Women take to paddy straw mushroom cultivation to tide over the income crisis during the pandemicStory
By Chandrika Patnaik
3 October 2021
Self-help groups farm easy to grow paddy straw mushrooms to earn additional income and ensure nutritious diet for their families during the pandemic.
Members of the three SHGs take up mushroom farming to supplement their family's income.
Photograph by Bibhuti Patra
Members from self-help groups (SHGs) in Colonypada village in Lakhanpur block of Jharsuguda district have been harvesting two kilograms of mushroom and earning ₹200 every day since July 2021. Gram Vikas, under its village institution programme, trained three SHGs in the village Grama Devi A, Grama Devi B and Maa Mangala to start group farming of paddy straw mushroom as an alternative sustainable source of income during times of distress.
The members belonging to the three groups work with their husbands on their own land to cultivate vegetables. They sell these at the local market earning approximately ₹1000 every week. Since the lockdown allowed only a few hours of business on weekdays and it was a complete shutdown during the weekends, most of the vegetables they cultivated were sold at cheap prices, some lay unsold and the remaining vegetables rotted in the fields.
Kalyani Adha, a member of Gram Devi A SHG says, “I work as a farmhand where my husband grows vegetables and paddy. We faced losses during April-June 2021 when a lockdown was imposed in our district. The vegetable we grew rotted on the fields. All the money we invested in growing vegetables went down in the drain. With no other means of income, we faced a lot of hardships during that time.”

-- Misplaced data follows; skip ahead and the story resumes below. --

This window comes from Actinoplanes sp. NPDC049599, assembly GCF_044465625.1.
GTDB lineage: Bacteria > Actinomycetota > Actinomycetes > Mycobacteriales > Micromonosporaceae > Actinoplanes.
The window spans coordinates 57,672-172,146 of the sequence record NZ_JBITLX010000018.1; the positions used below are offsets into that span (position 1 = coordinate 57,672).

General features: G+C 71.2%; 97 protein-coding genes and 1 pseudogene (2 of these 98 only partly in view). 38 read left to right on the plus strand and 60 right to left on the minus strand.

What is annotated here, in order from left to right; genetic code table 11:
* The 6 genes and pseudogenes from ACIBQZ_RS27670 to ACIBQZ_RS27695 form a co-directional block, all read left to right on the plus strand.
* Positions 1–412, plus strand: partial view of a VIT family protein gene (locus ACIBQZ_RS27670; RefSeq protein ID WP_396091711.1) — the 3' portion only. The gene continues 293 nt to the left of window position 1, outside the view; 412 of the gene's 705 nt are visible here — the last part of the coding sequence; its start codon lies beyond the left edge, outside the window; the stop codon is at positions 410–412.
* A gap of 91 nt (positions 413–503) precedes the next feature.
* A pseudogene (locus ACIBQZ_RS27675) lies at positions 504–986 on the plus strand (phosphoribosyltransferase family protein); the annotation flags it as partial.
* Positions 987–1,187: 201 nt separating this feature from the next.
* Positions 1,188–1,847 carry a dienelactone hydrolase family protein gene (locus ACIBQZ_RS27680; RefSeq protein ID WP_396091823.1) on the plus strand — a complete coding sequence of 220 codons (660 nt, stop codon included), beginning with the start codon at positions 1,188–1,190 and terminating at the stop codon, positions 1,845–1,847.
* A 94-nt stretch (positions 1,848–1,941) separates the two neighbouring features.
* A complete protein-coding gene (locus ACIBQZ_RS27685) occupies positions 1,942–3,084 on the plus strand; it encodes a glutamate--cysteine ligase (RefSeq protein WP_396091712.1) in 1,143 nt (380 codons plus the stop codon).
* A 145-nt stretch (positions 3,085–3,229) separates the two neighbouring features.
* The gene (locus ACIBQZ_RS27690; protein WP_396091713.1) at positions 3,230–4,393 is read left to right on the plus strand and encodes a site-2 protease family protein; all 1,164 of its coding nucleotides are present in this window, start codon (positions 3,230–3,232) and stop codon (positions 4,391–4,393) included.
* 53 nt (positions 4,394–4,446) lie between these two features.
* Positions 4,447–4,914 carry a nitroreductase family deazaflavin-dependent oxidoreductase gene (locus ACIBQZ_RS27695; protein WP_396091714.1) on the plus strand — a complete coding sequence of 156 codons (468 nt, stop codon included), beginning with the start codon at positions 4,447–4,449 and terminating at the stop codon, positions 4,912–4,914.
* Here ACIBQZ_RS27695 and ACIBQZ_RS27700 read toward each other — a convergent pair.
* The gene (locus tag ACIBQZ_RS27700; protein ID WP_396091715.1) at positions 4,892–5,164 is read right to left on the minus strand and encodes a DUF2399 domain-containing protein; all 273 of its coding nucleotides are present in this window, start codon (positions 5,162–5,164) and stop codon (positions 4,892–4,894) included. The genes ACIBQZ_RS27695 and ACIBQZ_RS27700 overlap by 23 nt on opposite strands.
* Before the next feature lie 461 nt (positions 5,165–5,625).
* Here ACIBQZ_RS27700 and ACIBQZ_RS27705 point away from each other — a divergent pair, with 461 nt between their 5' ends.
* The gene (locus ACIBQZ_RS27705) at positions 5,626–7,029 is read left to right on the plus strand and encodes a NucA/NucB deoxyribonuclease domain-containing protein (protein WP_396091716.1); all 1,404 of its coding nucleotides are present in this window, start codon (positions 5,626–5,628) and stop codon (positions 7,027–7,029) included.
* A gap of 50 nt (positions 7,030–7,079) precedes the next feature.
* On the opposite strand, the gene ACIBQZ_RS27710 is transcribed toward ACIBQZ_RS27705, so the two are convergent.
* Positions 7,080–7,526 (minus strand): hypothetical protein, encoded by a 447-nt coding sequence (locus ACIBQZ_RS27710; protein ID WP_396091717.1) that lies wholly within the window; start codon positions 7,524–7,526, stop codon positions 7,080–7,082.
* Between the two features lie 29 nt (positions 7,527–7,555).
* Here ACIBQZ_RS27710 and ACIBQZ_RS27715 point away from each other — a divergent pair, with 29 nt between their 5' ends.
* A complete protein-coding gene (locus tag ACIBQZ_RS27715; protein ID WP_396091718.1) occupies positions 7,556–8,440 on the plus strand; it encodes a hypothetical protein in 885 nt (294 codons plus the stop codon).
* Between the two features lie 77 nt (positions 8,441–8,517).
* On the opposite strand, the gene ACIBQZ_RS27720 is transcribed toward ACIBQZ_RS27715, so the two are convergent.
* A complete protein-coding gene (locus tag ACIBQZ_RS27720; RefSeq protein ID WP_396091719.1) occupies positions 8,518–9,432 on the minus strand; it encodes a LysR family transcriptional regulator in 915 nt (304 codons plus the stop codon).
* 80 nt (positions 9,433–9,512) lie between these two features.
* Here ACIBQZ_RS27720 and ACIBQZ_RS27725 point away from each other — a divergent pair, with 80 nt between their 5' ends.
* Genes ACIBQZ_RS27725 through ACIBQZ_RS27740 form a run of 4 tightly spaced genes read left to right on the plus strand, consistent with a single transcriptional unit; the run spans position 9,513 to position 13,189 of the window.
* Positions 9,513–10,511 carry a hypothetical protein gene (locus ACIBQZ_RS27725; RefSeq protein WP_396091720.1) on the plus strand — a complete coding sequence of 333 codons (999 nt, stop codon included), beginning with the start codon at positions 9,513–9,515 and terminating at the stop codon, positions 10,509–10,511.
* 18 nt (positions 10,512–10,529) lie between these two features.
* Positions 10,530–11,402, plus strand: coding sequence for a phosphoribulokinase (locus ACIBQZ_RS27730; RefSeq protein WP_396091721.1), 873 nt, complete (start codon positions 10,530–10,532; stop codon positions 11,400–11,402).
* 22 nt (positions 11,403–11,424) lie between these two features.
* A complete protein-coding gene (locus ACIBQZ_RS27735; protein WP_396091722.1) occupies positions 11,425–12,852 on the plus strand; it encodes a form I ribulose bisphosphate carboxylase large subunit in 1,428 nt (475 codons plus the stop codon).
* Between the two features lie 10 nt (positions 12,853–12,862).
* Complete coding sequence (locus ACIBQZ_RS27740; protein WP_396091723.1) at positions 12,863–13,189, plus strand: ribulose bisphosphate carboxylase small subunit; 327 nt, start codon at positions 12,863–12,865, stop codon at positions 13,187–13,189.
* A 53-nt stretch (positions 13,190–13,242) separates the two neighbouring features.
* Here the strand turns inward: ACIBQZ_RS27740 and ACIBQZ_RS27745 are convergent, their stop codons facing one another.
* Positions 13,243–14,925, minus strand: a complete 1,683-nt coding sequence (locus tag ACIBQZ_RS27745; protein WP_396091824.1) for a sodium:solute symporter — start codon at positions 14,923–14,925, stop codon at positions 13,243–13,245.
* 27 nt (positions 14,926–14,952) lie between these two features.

Mission Shakti encouraged members of the three SHGs in the village to take up mushroom farming to supplement their family’s income. Paddy straw mushroom grows in easily available agricultural waste. The mushroom can be grown inside the house giving high returns. Initially, each group invested ₹2000 from the group savings to buy inputs like a water spray machine and a straw cutter.
In June 2021, the three groups attended the 10-day training organised by Mission Shakti with the support of Vana Suraksha Samiti and TRL Krosaki at the panchayat office. During the 10-day training period, the women learnt to prepare the thatched house with mushroom beds, the optimum moisture required for the spawn and favourable time to harvest the mushrooms. They were provided with spawn and polythene during the training. Soon after the training, Mission Shakti provided financial support of ₹47,000 for each group, in installments.
Subhasini Adha, a member of Grama Devi A SHG who underwent the training says, “The training conducted by Mission Shakti, Vana Suraksha Samiti and TRL Krosaki Refractories Ltd was extensive. We started the cultivation in the third week of June. In July we sold the first lot of mushrooms we grew. It’s convenient to grow inside four walls. Also, the market for mushrooms is very good. People from our village and nearby areas come and pick it up. Since mushrooms are nutritious and a good source of protein, we cook it regularly for our children these days. During such times like lockdown, mushroom cultivation is a good alternative source of income.”
Paddy straw mushroom bed inside the thatched house.
Photograph by Bibhuti Patra
Reporting by Sibaram Sahu and photographs by Bibhuti Patra. Ganesh Chakaravarthi edited the story.
ABOUT THE AUTHOR
Chandrika Patnaik leads on content production in the Communications team.
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